The development of the Chasm Crag has helped promote an interest in modern alpine rock routes within the Darran Mountains, primarily by giving an all weather crag to play on while the high peaks are suffering from Fiordland weather.
The Chasm Crag offers three to four pitch climbs on clean steep diorite with the upper pitches protected from the rain by enormous roofs. Climbing here in a torrential downpour, on dry rock enclosed within sheets of water pouring over roofs in a 70-metre cascade, is a unique experience not to be missed.
- Don’t piss off the edge of the Chill-Out Ledge, there’s no run-off to wash it away.
- Dispose of waste properly.
- Avoid unnecessary excavation or destruction of vegetation around the base of the crags.
Climbers tend to pick their way around the crag by climbing access pitches and then traversing or rapping to other anchors. A happy day can be spent linking up climbs without having to descend to the soggy forest floor. When lowering someone off the steep upper pitches, you may need to throw them a line to pull the climber in and it may be better to down-climb steep routes to retrieve gear.
It is recommended that single 60-metre rope be used, and a tag line may be useful for the long abseils. A comprehensive rack of natural pro along with quick-draws should be enough for most routes. If any extra bits are required a mention is made in the route description.
Development of the Chasm Crag began in 1993 when Paul Rogers and visiting Brit Steve Walker took a closer look at those flashes of white seen through the Cleddau bush. The first route to be completed was High Ideals and Crazy Dreams. The quality of moves on a variety of features drove them on to try all the main features on the right-hand end of the crag. One Way Ticket and Day Tripper were soon added. The next area of exploration were the slabs and overhangs on the left-hand end of the wall. The lower parts yielded some excellent natural pro climbing, however the overhanging upper wall soon became the centre of attention. A couple of days sky hooking and jug pulling produced Buster Gonad. Chris Plant made the first onsight of this outrageously steep route. Along with visiting Brits, some of the Wanaka posse gave up the wire bush and headed to the deep south. Steve Henry and Dave Roberts ‘touched and felt’ their way up a few climbs. Including quality teenage climbs that work there way up to the Chill-Out Ledge. Hugh Barnard bolted Jack the Biscuit, an exposed ramp moving left off the Chill-Out Ledge. The a year or so later Paul was back with Kevin Nicolas to create Vertically Challenged which takes a steep dyke on the right-hand wall.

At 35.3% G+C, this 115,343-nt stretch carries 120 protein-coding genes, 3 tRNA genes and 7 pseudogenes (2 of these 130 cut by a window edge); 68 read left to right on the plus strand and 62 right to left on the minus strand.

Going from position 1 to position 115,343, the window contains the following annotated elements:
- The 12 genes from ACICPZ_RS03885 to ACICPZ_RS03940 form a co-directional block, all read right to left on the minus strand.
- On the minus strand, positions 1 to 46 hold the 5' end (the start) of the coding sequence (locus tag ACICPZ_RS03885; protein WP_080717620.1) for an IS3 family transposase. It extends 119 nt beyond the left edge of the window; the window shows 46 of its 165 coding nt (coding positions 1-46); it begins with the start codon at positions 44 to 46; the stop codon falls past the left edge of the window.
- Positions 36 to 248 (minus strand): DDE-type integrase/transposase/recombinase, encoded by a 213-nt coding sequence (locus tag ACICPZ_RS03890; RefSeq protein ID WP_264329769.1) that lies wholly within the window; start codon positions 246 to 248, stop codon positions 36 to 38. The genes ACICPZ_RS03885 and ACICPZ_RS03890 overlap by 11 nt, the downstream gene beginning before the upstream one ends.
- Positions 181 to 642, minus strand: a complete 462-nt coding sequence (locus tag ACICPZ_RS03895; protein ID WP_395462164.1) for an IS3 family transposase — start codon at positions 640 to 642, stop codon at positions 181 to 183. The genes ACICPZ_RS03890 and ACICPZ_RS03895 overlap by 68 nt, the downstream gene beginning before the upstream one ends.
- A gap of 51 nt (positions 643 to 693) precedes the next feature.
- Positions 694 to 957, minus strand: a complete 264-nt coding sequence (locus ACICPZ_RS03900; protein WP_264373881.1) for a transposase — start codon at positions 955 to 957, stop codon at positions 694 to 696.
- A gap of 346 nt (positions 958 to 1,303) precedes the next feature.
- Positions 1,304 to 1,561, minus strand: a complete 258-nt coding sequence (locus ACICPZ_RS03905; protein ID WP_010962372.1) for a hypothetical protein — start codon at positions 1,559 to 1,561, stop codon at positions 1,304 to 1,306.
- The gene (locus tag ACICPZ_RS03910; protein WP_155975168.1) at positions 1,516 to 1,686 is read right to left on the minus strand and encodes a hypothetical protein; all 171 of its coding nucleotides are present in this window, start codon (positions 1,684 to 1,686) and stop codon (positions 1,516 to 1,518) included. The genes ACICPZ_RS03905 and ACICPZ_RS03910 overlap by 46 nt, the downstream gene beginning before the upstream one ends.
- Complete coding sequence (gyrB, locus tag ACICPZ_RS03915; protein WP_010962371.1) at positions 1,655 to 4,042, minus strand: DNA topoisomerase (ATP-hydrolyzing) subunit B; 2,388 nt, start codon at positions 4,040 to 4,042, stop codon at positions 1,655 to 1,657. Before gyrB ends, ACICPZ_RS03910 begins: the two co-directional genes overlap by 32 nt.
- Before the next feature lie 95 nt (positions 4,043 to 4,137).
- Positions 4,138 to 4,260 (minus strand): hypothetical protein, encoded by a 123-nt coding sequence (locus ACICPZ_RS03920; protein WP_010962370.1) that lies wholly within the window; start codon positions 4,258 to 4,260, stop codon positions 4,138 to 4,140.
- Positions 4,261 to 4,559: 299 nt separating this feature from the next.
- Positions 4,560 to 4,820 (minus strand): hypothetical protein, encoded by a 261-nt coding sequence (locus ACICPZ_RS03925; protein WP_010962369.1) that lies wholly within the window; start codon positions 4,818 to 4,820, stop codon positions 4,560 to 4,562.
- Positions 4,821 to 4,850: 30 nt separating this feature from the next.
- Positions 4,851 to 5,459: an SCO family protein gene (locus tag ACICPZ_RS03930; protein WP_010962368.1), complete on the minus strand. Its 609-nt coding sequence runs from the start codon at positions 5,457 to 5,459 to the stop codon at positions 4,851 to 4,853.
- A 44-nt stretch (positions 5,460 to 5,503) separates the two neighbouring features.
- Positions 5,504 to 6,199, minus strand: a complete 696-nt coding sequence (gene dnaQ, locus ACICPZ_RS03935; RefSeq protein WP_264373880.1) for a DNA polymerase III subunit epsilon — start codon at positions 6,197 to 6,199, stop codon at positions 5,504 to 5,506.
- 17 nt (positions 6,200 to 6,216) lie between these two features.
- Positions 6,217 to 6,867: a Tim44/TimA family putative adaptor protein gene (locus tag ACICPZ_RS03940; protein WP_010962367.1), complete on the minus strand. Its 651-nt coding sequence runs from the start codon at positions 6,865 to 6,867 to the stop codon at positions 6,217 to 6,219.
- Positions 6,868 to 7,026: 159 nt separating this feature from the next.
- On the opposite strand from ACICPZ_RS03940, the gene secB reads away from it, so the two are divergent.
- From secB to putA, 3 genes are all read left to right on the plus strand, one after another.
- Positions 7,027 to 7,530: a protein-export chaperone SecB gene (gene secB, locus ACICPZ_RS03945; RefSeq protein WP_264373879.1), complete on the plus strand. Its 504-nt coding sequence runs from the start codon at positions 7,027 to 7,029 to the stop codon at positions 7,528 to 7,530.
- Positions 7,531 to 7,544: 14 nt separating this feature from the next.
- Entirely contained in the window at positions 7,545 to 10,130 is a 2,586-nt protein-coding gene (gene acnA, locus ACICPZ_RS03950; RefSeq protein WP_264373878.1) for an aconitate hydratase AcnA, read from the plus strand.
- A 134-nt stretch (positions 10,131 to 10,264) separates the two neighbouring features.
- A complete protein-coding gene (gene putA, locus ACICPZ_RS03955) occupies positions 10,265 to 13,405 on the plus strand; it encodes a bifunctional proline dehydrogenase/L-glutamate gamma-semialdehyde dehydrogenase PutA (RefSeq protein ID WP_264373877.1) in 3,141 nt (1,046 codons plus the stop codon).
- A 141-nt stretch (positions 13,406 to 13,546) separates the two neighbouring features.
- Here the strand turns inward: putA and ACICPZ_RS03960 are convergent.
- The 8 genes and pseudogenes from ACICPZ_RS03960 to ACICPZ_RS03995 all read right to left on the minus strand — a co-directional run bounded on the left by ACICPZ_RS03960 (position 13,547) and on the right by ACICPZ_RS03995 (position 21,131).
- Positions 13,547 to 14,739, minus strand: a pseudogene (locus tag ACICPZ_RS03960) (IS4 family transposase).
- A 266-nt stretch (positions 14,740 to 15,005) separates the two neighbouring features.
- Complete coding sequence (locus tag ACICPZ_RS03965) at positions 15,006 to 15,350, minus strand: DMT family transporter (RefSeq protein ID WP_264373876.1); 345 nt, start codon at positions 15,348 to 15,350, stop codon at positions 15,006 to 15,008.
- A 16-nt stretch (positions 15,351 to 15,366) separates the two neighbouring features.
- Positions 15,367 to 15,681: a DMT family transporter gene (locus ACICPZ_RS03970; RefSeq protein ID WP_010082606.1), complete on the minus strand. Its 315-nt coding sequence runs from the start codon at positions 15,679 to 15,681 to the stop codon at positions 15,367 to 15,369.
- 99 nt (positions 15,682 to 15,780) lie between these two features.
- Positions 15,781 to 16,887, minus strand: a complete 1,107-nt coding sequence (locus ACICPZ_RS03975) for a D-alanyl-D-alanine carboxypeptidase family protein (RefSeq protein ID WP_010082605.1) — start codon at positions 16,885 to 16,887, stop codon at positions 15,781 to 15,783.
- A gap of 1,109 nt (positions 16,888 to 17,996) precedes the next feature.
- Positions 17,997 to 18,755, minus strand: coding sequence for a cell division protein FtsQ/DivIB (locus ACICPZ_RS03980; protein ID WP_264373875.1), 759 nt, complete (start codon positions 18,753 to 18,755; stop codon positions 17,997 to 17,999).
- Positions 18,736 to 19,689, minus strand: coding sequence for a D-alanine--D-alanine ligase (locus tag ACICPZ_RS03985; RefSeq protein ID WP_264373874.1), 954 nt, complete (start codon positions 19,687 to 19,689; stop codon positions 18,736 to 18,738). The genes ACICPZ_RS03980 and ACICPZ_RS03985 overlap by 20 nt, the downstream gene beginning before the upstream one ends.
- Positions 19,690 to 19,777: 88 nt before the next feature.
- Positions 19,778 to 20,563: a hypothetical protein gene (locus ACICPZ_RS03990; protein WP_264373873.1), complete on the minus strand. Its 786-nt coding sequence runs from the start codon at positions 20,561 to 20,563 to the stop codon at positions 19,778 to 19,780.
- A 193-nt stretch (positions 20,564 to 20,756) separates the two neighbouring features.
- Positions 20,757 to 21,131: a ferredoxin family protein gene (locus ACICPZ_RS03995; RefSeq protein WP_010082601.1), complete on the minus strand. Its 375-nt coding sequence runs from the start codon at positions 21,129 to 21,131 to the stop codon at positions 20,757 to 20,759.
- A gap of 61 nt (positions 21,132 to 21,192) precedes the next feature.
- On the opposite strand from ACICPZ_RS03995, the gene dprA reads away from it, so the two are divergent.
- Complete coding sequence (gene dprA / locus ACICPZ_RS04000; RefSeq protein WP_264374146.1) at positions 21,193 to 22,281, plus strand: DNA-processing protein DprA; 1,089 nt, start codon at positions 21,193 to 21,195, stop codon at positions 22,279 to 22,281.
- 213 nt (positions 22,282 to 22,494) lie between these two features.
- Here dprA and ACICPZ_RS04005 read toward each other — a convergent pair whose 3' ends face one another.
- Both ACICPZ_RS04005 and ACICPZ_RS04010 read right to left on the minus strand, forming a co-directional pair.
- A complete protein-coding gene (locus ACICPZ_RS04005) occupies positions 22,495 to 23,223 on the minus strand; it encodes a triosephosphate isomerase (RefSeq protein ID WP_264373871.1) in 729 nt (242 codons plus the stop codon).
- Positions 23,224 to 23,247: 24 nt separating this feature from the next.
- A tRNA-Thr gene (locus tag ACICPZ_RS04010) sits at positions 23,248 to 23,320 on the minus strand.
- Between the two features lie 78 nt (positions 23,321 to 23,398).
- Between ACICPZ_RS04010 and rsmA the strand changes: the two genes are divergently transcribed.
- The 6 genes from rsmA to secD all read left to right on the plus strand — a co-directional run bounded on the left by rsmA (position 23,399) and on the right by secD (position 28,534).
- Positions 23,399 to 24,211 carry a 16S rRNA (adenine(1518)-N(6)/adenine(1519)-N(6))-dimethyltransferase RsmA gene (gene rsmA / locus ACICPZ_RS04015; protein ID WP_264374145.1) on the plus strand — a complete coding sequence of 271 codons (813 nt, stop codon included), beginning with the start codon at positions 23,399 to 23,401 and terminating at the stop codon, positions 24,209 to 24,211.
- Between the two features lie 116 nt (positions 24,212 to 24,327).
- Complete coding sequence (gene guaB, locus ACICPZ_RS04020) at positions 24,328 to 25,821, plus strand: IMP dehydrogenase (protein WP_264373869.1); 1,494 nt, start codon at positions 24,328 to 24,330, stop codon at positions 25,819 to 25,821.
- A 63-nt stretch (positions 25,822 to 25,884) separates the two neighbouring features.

More recently the Sedon brothers have been bitten by the bug (along with a few sandflies) adding routes in the Hidden Wall while Murray Ball (the cleaner) put up the classic Mr Wolf, below the Chill-Out Ledge.
From Homer Hut drive towards Milford Sound through the tunnel and down the Cleddau Valley. At 9km from Homer Hut, you will see a sign reading ‘The Chasm 400m’ on the left side of the road. This does not refer to the crag (the ‘real’ Chasm is a water-worn gorge and tourist attraction down the road). About 50m before the sign is bridge #132, which is marked by a small cairn. Park at the bridge.
There are two access tracks 30m apart:
Track One: From the Milford Sound side of the bridge, follow the wide creek bed for 5mins then duck through the bush to the left end of the crag. This is definitely the dryer option.
Track Two: At the bridge, follow a steep creek bed marked by orange tape for 5mins. This takes you directly to the base of the wall. High Ideals and Crazy Dreams is opposite the track exit.